So, today’s job is: assume the best from people. Don’t jump to negative conclusions. Give people the chance to prove their decency. Maybe you’ll be disappointed ninety percent of the time, but that ten percent will be worth it.

See you tomorrow. We’ve got work to do.

Day 0–A Manifesto

May 25, 2009

The world is in trouble.

Regardless of what newspaper you read, there is an inevitability to what you’ll find. The world is not a nice place. Perhaps we’re better off than ever before, or perhaps we’ve fallen back on old ways. In the end, it doesn’t really matter. What matters is where we are (which is far from perfection), and where we’re going. And in that respect, we have a ways to go.
How does one make the world a better place? How can one make the world a better place? There are such insurmountable issues, such enormous problems, it’s easy to look at the list and become discouraged. How does one combat racism? What can one do about hate? Is it possible to defeat greed? What can you, as an individual, do against the weight of a thousand thousand little cruelties, perpetrated against a thousand thousand people?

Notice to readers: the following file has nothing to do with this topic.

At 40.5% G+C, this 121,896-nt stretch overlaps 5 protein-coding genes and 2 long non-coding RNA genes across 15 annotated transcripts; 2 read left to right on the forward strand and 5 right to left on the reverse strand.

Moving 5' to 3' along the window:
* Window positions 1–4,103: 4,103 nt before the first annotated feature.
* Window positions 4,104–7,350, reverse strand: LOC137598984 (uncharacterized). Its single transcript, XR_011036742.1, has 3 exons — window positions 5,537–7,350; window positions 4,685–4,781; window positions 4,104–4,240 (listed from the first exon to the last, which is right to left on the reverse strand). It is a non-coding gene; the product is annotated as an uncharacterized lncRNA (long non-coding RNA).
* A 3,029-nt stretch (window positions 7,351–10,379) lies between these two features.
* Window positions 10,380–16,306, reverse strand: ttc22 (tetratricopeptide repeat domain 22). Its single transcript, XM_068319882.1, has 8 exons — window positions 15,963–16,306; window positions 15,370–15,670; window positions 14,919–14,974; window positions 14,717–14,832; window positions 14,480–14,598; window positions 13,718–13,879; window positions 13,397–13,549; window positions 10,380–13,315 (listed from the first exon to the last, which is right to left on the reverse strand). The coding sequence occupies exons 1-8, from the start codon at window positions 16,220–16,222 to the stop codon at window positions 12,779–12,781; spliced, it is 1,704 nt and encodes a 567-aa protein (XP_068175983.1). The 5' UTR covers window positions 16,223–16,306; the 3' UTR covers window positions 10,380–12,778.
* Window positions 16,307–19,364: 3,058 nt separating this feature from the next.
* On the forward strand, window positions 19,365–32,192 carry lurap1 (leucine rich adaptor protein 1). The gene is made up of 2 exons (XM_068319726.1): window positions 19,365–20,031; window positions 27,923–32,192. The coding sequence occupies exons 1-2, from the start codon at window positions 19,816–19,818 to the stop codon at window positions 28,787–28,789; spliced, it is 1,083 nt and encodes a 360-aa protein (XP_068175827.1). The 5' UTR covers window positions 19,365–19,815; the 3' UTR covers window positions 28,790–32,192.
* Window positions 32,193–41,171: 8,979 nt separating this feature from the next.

The answer is: read this blog.

To change the world, first you must change yourself. Every day, you can do something to make the world a slightly better place. Every day, you can change one small thing for the better. It may seem insignificant, it may seem futile, but the way to true change is not from the top down, it’s from the bottom up. For, what is the world, if not the sum of a billion billion small actions?

This blog is called One Way a Day. Every day, there will be one small change to make. Every day, I’m counting on you to make them. It may be frustrating the first time, when your kindness is met with scorn. It may be frustrating the fiftieth time. But, by meeting scorn with kindness, hate with acceptance, and irrationality with reason, we can create a fairer, more accepting society.

One. Day. At. A. Time.

See you tomorrow.